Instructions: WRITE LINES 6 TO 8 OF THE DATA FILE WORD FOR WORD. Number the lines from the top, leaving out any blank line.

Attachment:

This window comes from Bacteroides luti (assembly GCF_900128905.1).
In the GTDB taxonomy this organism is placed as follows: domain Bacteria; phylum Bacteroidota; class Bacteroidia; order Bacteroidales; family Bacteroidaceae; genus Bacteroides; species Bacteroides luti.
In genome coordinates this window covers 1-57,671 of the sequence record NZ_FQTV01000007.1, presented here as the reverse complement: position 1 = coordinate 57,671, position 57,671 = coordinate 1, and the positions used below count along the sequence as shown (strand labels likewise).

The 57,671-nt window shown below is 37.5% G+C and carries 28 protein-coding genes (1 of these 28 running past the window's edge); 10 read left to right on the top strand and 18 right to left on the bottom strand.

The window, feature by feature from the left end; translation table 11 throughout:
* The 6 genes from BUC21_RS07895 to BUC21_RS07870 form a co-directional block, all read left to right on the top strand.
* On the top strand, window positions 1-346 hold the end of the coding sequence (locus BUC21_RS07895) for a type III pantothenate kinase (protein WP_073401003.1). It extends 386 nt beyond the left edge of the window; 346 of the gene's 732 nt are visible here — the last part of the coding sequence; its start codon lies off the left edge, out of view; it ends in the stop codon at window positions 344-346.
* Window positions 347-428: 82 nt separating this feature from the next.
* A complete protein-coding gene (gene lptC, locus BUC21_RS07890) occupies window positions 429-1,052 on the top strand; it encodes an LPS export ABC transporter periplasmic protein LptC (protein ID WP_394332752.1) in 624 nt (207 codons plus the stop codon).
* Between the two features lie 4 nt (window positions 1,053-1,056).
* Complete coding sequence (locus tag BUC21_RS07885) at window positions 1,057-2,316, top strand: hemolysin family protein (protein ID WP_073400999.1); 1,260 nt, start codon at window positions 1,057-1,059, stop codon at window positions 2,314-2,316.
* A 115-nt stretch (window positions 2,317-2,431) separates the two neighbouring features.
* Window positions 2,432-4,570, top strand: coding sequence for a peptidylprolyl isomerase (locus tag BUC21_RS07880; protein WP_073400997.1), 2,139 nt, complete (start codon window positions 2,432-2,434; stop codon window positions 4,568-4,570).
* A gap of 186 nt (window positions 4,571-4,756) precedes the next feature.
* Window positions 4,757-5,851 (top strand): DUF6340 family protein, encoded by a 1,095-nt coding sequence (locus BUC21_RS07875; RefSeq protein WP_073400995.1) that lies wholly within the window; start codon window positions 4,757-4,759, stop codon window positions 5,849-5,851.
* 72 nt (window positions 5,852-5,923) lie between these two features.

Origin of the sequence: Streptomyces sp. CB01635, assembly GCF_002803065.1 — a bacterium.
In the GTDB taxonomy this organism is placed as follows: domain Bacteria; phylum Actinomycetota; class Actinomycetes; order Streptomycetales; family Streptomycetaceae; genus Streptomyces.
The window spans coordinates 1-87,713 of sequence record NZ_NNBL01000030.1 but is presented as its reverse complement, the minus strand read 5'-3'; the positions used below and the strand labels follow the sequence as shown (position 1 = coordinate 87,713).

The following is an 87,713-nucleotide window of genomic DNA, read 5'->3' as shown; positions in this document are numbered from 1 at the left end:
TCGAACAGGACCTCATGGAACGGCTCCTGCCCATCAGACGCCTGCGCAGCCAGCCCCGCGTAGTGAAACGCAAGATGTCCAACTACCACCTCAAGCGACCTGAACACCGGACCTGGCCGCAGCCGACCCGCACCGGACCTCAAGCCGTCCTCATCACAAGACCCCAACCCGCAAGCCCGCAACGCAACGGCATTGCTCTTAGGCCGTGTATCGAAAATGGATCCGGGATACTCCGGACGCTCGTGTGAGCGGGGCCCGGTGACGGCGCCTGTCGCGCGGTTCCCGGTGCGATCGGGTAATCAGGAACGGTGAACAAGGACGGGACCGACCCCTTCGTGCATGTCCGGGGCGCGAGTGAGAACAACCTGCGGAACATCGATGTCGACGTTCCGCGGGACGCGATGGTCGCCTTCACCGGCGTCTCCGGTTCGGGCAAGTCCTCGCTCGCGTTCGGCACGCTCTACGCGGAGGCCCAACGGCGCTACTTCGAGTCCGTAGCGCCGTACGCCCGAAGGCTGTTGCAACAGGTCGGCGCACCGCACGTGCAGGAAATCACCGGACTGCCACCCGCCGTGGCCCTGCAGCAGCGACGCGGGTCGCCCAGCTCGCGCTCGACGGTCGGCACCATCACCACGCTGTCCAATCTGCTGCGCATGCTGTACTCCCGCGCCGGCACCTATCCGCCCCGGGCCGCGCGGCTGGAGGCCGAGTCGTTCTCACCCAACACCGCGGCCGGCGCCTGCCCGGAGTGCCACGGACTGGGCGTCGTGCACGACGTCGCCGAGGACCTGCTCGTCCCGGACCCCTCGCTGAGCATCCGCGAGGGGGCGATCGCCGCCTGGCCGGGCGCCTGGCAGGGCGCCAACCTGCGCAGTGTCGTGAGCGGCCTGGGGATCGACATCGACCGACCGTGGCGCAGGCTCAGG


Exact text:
* The 6 genes from BUC21_RS07895 to BUC21_RS07870 form a co-directional block, all read left to right on the top strand.
* On the top strand, window positions 1-346 hold the end of the coding sequence (locus BUC21_RS07895) for a type III pantothenate kinase (protein WP_073401003.1). It extends 386 nt beyond the left edge of the window; 346 of the gene's 732 nt are visible here — the last part of the coding sequence; its start codon lies off the left edge, out of view; it ends in the stop codon at window positions 344-346.
* Window positions 347-428: 82 nt separating this feature from the next.